Monday, February 9, 2015

Godzilla movies from worst to best (Part 2)

20. "Godzilla vs. Spacegodzilla" - Per the usual, this entry has an overall plot structure that's been recycled several times in the series: Earth gets threatened by yet another space monster, and only Godzilla can stop it. This time, in the words of M. Night Shyamalan, there's a twist. The space monster is an evil clone of Godzilla, and it's caused by something that makes the Hesei series considerably stronger than its predecessor: continuity. During the events of "Godzilla vs. Biollante," some of Godzilla's cells managed to get launched into space, and when they came in contact with a black hole, Spacegodzilla was born. Try to stay with me. I'll give it major props for making an effort to establish a single universe with an over-arching story by tying in to a previous entry, but the overall unoriginal plot structure keeps this entry at the tail end of this part of the list.

19. "Godzilla vs. Mechagodzilla 2" - This is not the first film to feature Godzilla fighting a robotic doppelganger, as the title suggests. However, it certainly is slightly better than "Spacegodzilla" for a few reasons. For starters, I like how it starts out introducing the UN-appointed anti-Godzilla group, a paramilitary organization of badasses dedicated to stopping the Big G whenever he surfaces. However, in introducing those people, that's where Mechagodzilla gets introduced, and this one is completely different from the original. Instead of being an alien super weapon designed to help said alien race conquer earth, he's a human super weapon designed to counter Godzilla, since a bunch of karate and judo black belts can't really do anything against a pissed off, skyscraper-sized atomic beast. Otherwise, it's like the original "Godzilla vs. Mechagodzilla," only MechaG is good, and Godzilla is the aggressor. This entry also introduces yet another Baby Godzilla. And this one's probably better than Minya. Solid entry, but Mechagodzilla is much more effective as a bad guy.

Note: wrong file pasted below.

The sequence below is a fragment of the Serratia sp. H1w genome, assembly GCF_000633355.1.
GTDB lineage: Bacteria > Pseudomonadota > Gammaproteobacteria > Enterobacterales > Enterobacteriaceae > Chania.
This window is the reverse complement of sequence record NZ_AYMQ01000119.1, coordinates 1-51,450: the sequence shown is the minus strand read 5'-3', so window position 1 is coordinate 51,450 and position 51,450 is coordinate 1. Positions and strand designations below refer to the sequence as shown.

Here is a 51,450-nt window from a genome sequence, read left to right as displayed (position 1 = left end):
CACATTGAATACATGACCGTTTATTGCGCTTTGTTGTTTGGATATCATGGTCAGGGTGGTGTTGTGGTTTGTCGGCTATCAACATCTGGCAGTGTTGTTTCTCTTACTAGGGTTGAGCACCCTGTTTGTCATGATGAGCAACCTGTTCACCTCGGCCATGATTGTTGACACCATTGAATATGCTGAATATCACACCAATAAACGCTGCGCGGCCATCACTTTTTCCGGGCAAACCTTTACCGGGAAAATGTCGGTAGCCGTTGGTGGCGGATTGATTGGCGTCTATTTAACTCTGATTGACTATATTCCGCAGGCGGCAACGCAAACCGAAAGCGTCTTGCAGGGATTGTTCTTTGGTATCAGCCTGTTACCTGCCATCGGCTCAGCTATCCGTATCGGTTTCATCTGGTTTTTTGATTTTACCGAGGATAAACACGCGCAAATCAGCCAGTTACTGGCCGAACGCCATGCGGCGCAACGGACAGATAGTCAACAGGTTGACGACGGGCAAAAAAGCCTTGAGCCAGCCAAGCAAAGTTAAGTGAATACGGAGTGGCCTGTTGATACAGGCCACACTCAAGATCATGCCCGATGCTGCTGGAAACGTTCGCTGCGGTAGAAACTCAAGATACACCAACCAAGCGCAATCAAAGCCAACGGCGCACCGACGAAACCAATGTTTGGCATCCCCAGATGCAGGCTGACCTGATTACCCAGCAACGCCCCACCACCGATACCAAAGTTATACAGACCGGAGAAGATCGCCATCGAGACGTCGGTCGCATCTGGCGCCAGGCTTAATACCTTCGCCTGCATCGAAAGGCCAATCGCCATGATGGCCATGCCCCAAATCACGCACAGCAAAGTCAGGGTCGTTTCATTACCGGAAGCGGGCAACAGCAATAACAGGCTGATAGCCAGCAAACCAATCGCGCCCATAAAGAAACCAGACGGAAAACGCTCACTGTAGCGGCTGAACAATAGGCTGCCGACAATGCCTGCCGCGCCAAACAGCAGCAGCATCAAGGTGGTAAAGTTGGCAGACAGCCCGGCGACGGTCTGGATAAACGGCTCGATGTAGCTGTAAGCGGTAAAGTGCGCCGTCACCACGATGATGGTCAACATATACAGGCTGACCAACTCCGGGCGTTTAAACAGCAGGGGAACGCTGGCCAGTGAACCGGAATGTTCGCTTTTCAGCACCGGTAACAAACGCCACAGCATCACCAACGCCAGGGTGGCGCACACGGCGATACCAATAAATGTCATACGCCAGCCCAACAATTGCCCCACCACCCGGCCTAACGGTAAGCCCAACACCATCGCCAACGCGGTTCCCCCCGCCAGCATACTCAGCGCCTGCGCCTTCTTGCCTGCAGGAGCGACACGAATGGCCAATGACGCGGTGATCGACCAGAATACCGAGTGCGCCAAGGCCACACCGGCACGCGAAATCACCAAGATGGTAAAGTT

18. "Godzilla 2000" - Here we go again with the space monsters. From my understanding, the reason why this (and the entire millennium series) was made was because Roland Emmerich and co. did such a good job screwing up the Godzilla character that Toho wanted to make their own new movies to completely wash the bad taste out. Compared to some of the other entries, "Godzilla 2000" feels somewhat smaller and more personal because it does a good job handling its human characters, who are completely relatable. At least they come off more so that way than some of the humans in earlier entries.The new monster, Orga, is also pretty cool, even if he only has a few minutes of screen time before he gets put in his place. This was a solid way for Toho to draw attention from the 1998 remake, but it's definitely not their best effort.

17. "Godzilla vs. Biollante" - This was one of the more fun entries to rank. It's ahead of two of its contemporaries because it sets the stage for a lot of things that happen in the Heisei series. The space-born Godzilla cells that eventually become Spacegodzilla  get launched in this movie. Recurring character Miki Saegusa also gets introduced. Major props to Toho for establishing continuity that up until this point, the series hadn't seen. Then there's the new monster, Biollante. She has an appropriately tragic backstory for an anti-villain, and there are aspects about her that are genuinely creepy. Of course, when you get a plant/Godzilla hybrid monster with the mind of a human girl, that's what happens. Finally, this is the most "80s" of all the Godzilla movies. It starts out with a shootout that wouldn't be out of place in a contemporary Schwarzenegger or Stallone movie complete with a cheesy musical number that's almost impossible to dance along to. Not bad, Toho.

16. "Godzilla vs. Mothra" - Ironically, this is one of the very first Godzilla films I watched. By all standards, it's not a bad one at all. It has for me, one of the most relatable human characters in the trouble making Fujita, who gets arrested at the beginning for something I could see myself getting arrested for. Being a Mothra movie, yes, the twin fairies are in it. And by the time I got to this entry, I've heard the Mothra chant so many times I can hum it in my sleep. Then, it introduces Battra, sort of a foil to Mothra that looks like Mothra's meth-addicted cousin. I liked this one more than the Heisei entries I just mentioned, even if the plot revolves around more mumbo jumbo about keeping balance in the world.